Friday, July 7, 2017

Baby Driver

If you have the time, check out this video on YouTube by Every Frame a Painting. It breaks down why Edgar Wright is a marvelous visual director (I also recommend the other videos on the channel if you're interested in learning more about film grammar and techniques), and you'll see how Wright cinematically tells jokes and reveals character, which he does a lot of in Baby Driver (2017).

Baby Driver is the latest from Wright, who also wrote the film. It'd make for an interesting double feature with Nicolas Winding Refn's Drive, if only because it plays like a quirky, comedic variation of a similar setup: an expert getaway driver gets in over his head with some nasty crooks on a job that goes wrong, has a complicated history with a mentor figure, and romances a sweet, innocent girl.

The driver is Baby (Ansel Elgort). The nasty crooks are Bats (Jamie Foxx, who has never played a more despicable character), Buddy (Jon Hamm), and Darling (Eiza Gonzelez). The mentor figure doubles as the guy organizing the job, Doc (Kevin Spacey). The sweet girl is a waitress, Debora (Lilly James who is charming in an underwritten role).

The quirkiness stems from Baby himself. An accident in his youth that killed his parents also gave him tinnitus, and to drown out the noise, he listens to music all the time. Literally, all the time, even when he's driving, being chased by police, or hearing instructions from Doc. When he's forced to carjack an old woman, he doesn't speed away until he finds a song on the radio he likes (then he tosses the old lady her purse and apologizes).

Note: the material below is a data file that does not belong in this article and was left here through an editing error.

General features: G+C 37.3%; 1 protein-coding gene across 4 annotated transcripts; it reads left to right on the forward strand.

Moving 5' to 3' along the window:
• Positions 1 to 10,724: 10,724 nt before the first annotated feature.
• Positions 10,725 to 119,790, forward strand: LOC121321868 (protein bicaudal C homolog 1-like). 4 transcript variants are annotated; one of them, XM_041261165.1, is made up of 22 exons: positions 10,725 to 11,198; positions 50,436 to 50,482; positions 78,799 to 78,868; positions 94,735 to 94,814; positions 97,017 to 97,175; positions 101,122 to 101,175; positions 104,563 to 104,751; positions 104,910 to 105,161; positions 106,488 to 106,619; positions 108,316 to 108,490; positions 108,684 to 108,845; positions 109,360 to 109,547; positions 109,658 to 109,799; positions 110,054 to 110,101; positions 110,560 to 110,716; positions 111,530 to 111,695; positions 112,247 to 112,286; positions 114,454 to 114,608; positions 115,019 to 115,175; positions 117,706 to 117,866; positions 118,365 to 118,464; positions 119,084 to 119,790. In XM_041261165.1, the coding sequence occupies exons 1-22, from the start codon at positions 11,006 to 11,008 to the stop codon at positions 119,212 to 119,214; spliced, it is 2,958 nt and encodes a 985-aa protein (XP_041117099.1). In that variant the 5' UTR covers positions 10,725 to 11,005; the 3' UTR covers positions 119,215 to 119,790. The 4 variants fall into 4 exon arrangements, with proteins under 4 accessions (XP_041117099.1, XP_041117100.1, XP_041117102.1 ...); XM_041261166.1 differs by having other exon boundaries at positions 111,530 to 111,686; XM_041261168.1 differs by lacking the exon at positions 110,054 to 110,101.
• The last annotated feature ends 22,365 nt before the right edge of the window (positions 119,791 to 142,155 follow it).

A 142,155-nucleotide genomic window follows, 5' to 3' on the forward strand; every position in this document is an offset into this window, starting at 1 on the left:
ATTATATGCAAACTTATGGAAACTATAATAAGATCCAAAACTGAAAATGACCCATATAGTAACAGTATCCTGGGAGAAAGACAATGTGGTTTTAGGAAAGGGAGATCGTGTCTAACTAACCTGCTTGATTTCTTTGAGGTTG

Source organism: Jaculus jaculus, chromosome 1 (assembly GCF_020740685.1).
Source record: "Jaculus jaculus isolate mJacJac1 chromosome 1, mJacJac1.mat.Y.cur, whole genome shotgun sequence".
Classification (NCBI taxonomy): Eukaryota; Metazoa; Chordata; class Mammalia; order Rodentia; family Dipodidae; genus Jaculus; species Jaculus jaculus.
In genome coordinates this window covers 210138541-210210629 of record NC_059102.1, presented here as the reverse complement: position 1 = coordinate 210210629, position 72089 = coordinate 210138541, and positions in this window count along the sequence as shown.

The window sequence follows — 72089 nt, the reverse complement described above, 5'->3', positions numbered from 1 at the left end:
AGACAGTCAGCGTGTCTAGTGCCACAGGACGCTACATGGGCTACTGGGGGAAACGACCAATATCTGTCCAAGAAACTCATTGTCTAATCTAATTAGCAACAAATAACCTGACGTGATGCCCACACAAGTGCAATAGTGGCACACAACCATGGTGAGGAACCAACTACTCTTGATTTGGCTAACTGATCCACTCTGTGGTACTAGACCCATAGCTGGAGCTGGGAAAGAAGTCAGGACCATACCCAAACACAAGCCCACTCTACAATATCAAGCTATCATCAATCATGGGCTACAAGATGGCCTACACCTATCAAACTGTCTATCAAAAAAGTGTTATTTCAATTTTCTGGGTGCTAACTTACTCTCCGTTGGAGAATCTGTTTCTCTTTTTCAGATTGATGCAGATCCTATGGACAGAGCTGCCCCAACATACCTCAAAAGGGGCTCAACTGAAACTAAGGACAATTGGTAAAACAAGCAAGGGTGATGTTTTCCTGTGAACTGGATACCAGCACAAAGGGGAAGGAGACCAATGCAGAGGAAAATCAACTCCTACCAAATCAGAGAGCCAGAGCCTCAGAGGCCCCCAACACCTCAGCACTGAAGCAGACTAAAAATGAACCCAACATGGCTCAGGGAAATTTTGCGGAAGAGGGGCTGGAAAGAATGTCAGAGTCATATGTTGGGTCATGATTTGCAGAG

Baby synchronizes everything he does to music, even delaying the start of one robbery to start a song over. Remember that scene in Shaun of the Dead when Shaun and his friends fight off a zombie as Queen's "Don't Stop Me Now" plays on the jukebox? It's like that, except through most of the movie. In fact, another Queen song pops up in Baby Driver, "Brighton Rock." He also listens to funk and soul music (I love how the movie doesn't play the same songs we've heard in other movies a hundred times already).

Other jokes are more overtly silly. Early on, Bats instructs a cohort to buy Michael Myers masks for a job and gets exasperated when the guy turns up not with the blank visage of the famed slasher but Austin Powers masks. When told he was supposed to find the mask of the killer from Halloween, the guy goes, "You mean Jason, right?"

The script falters in the last act some. Doc can't seem to decide whether he's fond of Baby or if he just considers him a tool to exploit, and the earlier quirkiness gives way to more or less straight up action and revenge.

Baby Drivers moves fast with energy and excitement, and performances are good all around. The action scenes are exceptionally well done; I felt the impact every time the car crashed into something and my heart was racing.

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